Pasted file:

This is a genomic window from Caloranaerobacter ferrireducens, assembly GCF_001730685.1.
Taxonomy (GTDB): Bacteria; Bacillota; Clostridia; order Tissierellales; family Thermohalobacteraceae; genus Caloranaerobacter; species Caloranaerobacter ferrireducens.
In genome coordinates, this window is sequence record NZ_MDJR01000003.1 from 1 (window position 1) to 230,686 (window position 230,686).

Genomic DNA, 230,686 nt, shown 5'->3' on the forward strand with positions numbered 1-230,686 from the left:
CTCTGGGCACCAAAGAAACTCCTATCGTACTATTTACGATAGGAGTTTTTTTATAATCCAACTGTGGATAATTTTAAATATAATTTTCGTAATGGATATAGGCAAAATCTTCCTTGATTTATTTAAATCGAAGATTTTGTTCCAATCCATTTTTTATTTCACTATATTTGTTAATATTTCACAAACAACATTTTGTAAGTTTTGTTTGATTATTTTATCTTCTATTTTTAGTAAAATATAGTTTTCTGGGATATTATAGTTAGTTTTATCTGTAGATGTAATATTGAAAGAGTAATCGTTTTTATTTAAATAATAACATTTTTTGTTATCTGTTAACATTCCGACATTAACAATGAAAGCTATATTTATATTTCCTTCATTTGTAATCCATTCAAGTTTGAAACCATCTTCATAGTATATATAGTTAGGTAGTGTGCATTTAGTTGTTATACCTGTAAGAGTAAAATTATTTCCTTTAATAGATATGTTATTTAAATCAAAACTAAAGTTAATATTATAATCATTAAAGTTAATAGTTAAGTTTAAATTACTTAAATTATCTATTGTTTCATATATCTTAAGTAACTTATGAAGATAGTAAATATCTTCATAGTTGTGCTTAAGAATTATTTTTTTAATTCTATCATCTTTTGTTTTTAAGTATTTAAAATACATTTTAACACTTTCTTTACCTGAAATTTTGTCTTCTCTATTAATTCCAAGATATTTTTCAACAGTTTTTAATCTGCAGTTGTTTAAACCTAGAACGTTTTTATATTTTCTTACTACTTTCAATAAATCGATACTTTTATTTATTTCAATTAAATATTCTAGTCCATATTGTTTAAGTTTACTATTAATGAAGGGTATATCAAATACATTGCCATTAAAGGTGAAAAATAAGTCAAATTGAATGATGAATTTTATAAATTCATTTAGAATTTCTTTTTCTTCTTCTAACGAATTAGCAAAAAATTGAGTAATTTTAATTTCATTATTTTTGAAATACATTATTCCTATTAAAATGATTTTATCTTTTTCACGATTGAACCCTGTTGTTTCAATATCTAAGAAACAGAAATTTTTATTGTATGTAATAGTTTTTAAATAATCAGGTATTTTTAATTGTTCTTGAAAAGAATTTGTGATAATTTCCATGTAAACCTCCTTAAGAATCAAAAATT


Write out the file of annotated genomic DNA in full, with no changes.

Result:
This is a genomic window from Caloranaerobacter ferrireducens, assembly GCF_001730685.1.
Taxonomy (GTDB): Bacteria; Bacillota; Clostridia; order Tissierellales; family Thermohalobacteraceae; genus Caloranaerobacter; species Caloranaerobacter ferrireducens.
In genome coordinates, this window is sequence record NZ_MDJR01000003.1 from 1 (window position 1) to 230,686 (window position 230,686).

Genomic DNA, 230,686 nt, shown 5'->3' on the forward strand with positions numbered 1-230,686 from the left:
CTCTGGGCACCAAAGAAACTCCTATCGTACTATTTACGATAGGAGTTTTTTTATAATCCAACTGTGGATAATTTTAAATATAATTTTCGTAATGGATATAGGCAAAATCTTCCTTGATTTATTTAAATCGAAGATTTTGTTCCAATCCATTTTTTATTTCACTATATTTGTTAATATTTCACAAACAACATTTTGTAAGTTTTGTTTGATTATTTTATCTTCTATTTTTAGTAAAATATAGTTTTCTGGGATATTATAGTTAGTTTTATCTGTAGATGTAATATTGAAAGAGTAATCGTTTTTATTTAAATAATAACATTTTTTGTTATCTGTTAACATTCCGACATTAACAATGAAAGCTATATTTATATTTCCTTCATTTGTAATCCATTCAAGTTTGAAACCATCTTCATAGTATATATAGTTAGGTAGTGTGCATTTAGTTGTTATACCTGTAAGAGTAAAATTATTTCCTTTAATAGATATGTTATTTAAATCAAAACTAAAGTTAATATTATAATCATTAAAGTTAATAGTTAAGTTTAAATTACTTAAATTATCTATTGTTTCATATATCTTAAGTAACTTATGAAGATAGTAAATATCTTCATAGTTGTGCTTAAGAATTATTTTTTTAATTCTATCATCTTTTGTTTTTAAGTATTTAAAATACATTTTAACACTTTCTTTACCTGAAATTTTGTCTTCTCTATTAATTCCAAGATATTTTTCAACAGTTTTTAATCTGCAGTTGTTTAAACCTAGAACGTTTTTATATTTTCTTACTACTTTCAATAAATCGATACTTTTATTTATTTCAATTAAATATTCTAGTCCATATTGTTTAAGTTTACTATTAATGAAGGGTATATCAAATACATTGCCATTAAAGGTGAAAAATAAGTCAAATTGAATGATGAATTTTATAAATTCATTTAGAATTTCTTTTTCTTCTTCTAACGAATTAGCAAAAAATTGAGTAATTTTAATTTCATTATTTTTGAAATACATTATTCCTATTAAAATGATTTTATCTTTTTCACGATTGAACCCTGTTGTTTCAATATCTAAGAAACAGAAATTTTTATTGTATGTAATAGTTTTTAAATAATCAGGTATTTTTAATTGTTCTTGAAAAGAATTTGTGATAATTTCCATGTAAACCTCCTTAAGAATCAAAAATT